Ogiue Maniax: It’s a pleasure to meet you, Mr. Furuya. I have a few questions I’d like to get the answers to. First, you’re known for many famous roles, but one of your early major ones was Hoshi Hyuuma in Star of the Giants. What was it like working on the show with director Nagahama?
Furuya: That was an anime from almost fifty years ago, and back then I was a middle schooler, and back then, Nagahama-san wasn’t there at the recordings. So I actually don’t have too many memories with him, unfortunately.
Ogiue Maniax: I have another question about Star of the Giants. I’ve heard before that there is a famous episode where a pitch–a single pitch–takes the entire episode. I’ve had trouble finding out more about it. Do you recall this episode, and if so, do you remember what it was like to work on it?
Furuya: There wasn’t an episode where a single throw was one episode, but there was an episode where a single inning was one episode. The anime always did this thing where it would end at a really good place–the camera would stop at the ball right in the air, and many people would want to know what happened next. So I think that went on to be talked about as only one throw in that episode
Ogiue Maniax: I want to ask about one of your recent roles. One of my favorite roles you’ve done is Casshern in Casshern Sins.
Furuya: With regards to Casshern, back then, I was at a point in time where I was thinking that I’ve gotten old and there’s lots of new people in the industry, and I’m not gonna have many main character roles like before. But then, Casshern from Casshern Sins was an offer I got directly from the director of Casshern Sins, director Yamauchi, who I had worked with previously on Saint Seiya. I was very honored at the fact that I was able to do the main character, and it was a while since I played a main character for a TV series. Unfortunately, maybe it was the overall theme being a bit dark and heavy, but it did not receive as good a reception as we hoped for, but I really like Casshern Sins.
Ogiue Maniax: It’s a really excellent show.
Furuya: [In English] Thank you so much!
Ogiue Maniax: I want to ask you about another main character, one that’s more obscure: the main hero from the anime Groizer X. Did you know that the show is actually apparently quite beloved in Brazil?
Furuya: [In English] Really?! [in Japanese] I didn’t know at all. I’ve been to Brazil three times, and I knew Saint Seiya was popular, but I never heard anything about Groizer X.
Ogiue Maniax: I read online that it was one of the first mecha shows to come to Brazil, so it influenced Brazil in terms of giant robot anime.
Furuya: I think the people there might not realize I did both Kaisaka Joe from Groizer X and Seiya from Saint Seiya.
Ogiue Maniax: My next question is going back to your experience with directors. Director Tomino is known for being a very interesting person. As someone who has worked with him a lot, do you have any favorite stories or memorable experiences with Director Tomino?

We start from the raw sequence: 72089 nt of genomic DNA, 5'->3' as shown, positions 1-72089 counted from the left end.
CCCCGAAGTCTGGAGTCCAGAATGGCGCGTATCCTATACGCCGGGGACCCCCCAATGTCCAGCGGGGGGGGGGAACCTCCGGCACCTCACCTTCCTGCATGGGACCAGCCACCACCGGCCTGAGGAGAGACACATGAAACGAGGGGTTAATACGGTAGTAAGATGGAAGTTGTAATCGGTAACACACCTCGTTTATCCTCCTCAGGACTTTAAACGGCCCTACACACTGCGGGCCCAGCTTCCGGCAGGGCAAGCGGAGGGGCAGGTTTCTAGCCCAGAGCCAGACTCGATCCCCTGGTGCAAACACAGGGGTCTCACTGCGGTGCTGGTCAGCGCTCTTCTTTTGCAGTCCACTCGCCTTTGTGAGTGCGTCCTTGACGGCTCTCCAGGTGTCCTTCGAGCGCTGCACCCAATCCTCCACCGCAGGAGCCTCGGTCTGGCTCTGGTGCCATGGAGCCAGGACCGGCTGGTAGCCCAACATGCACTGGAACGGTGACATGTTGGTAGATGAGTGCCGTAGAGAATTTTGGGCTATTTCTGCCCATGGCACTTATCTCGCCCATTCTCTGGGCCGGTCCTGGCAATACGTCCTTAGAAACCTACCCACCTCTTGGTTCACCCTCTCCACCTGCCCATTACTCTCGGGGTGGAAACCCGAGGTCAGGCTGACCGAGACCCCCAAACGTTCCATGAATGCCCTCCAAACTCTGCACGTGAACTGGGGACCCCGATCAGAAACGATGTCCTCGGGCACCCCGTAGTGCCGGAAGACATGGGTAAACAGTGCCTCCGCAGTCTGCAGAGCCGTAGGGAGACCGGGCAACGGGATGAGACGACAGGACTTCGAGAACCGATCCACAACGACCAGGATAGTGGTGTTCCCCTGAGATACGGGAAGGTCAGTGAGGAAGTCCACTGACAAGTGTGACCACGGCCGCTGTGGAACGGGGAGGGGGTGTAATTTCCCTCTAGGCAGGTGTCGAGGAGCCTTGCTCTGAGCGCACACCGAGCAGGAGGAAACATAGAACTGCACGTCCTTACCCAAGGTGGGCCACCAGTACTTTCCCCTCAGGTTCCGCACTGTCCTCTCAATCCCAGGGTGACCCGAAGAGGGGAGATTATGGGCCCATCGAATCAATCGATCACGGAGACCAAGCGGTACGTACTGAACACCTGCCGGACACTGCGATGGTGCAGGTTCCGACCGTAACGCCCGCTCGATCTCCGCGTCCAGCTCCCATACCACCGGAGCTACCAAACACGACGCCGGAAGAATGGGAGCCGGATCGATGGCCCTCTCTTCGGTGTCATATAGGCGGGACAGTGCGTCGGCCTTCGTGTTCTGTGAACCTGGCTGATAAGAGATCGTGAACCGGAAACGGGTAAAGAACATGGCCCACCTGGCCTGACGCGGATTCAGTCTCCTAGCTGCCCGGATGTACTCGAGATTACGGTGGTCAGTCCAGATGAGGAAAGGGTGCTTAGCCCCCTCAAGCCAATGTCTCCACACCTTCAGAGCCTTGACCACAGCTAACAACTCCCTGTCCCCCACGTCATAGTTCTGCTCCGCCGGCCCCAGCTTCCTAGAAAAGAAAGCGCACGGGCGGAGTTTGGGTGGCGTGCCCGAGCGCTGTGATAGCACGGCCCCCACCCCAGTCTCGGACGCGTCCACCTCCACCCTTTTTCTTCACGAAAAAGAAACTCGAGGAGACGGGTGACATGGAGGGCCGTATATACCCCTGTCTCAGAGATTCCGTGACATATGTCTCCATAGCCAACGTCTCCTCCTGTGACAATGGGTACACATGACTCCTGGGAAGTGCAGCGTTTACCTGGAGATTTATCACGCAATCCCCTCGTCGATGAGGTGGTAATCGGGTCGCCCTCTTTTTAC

Furuya: This is going back to Gundam, but back then, Gundam was a very new and novel concept for a show. As the person who came up with it, I thought he was a genius. I also thought he was a very scary person, but he actually came to all of the recordings we had, and he didn’t give too many directions. But back then, I remember that there were a lot of new female voice actors in the field, and lots of them were having a hard time doing their roles. So Director Tomino would actually be very caring to explain exactly how he wanted some acts to be done. So that was memorable.
Ogiue Maniax: Speaking of female voice actors in Gundam, I was recently watching an anime with Inoue You [the voice of Sayla Mass], and to me, you and Inoue both are fantastic voice actors. Sadly, she passed away, so I wanted to know if you have any lasting impressions or memories of her.
Furuya: You-san was in the business since childhood, so I really looked up to her. She was also a really good cook. Back in the Gundam days, after recording, we would go over to her place to have curry that she cooked.
Ogiue Maniax: That’s wonderful.
When I think about your performances, you’re very good at playing characters of all ages–young, old, different personalities. Do you have any advice for, say, new voice actors who are trying to achieve that versatility?
Furuya: For new people in the voice acting field, I would actually say they should want to experience many things because my personal experience when I get new roles to play is that I go back and do some research on what kind of role this is, what kind of world this is, and what character I’m doing. I would think long and hard about what kind of voice that character would have. I would go as far as to act the same movements as the characters would be making. So I’d actually do it kind of like a play, where I would actually move the same way and give a thought as to what the character would move like, or what the world is like. In that sense, my approach towards those roles is the versatility I have, and to new voice actors, I would suggest them to get many new experiences so they can give more educated thought on how a character may sound like.
Ogiue Maniax: If there’s one message you’d want people to take away from Gundam, what would it be?
Ogiue Maniax: Thank you very much!